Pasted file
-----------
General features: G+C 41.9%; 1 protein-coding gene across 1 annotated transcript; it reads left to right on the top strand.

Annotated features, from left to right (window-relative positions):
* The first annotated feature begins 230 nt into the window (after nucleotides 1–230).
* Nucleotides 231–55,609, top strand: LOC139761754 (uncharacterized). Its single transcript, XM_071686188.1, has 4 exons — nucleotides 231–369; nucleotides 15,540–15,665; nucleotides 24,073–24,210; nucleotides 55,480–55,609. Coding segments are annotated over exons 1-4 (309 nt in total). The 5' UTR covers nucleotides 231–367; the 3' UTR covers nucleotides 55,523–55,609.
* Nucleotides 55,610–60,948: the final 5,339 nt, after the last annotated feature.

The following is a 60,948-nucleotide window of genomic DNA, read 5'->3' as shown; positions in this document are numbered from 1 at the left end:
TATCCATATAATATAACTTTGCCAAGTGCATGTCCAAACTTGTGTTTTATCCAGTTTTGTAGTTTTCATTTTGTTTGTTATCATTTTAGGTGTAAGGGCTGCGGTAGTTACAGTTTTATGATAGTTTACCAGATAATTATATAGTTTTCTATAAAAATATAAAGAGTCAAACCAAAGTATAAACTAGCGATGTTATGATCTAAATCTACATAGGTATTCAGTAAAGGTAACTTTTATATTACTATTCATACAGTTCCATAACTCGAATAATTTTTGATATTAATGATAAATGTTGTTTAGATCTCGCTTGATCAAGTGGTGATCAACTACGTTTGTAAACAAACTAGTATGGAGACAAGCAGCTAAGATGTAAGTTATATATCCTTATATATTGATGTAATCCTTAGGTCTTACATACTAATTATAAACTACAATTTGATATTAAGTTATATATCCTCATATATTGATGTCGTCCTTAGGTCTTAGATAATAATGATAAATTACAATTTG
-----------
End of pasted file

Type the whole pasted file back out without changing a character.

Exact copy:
General features: G+C 41.9%; 1 protein-coding gene across 1 annotated transcript; it reads left to right on the top strand.

Annotated features, from left to right (window-relative positions):
* The first annotated feature begins 230 nt into the window (after nucleotides 1–230).
* Nucleotides 231–55,609, top strand: LOC139761754 (uncharacterized). Its single transcript, XM_071686188.1, has 4 exons — nucleotides 231–369; nucleotides 15,540–15,665; nucleotides 24,073–24,210; nucleotides 55,480–55,609. Coding segments are annotated over exons 1-4 (309 nt in total). The 5' UTR covers nucleotides 231–367; the 3' UTR covers nucleotides 55,523–55,609.
* Nucleotides 55,610–60,948: the final 5,339 nt, after the last annotated feature.

The following is a 60,948-nucleotide window of genomic DNA, read 5'->3' as shown; positions in this document are numbered from 1 at the left end:
TATCCATATAATATAACTTTGCCAAGTGCATGTCCAAACTTGTGTTTTATCCAGTTTTGTAGTTTTCATTTTGTTTGTTATCATTTTAGGTGTAAGGGCTGCGGTAGTTACAGTTTTATGATAGTTTACCAGATAATTATATAGTTTTCTATAAAAATATAAAGAGTCAAACCAAAGTATAAACTAGCGATGTTATGATCTAAATCTACATAGGTATTCAGTAAAGGTAACTTTTATATTACTATTCATACAGTTCCATAACTCGAATAATTTTTGATATTAATGATAAATGTTGTTTAGATCTCGCTTGATCAAGTGGTGATCAACTACGTTTGTAAACAAACTAGTATGGAGACAAGCAGCTAAGATGTAAGTTATATATCCTTATATATTGATGTAATCCTTAGGTCTTACATACTAATTATAAACTACAATTTGATATTAAGTTATATATCCTCATATATTGATGTCGTCCTTAGGTCTTAGATAATAATGATAAATTACAATTTG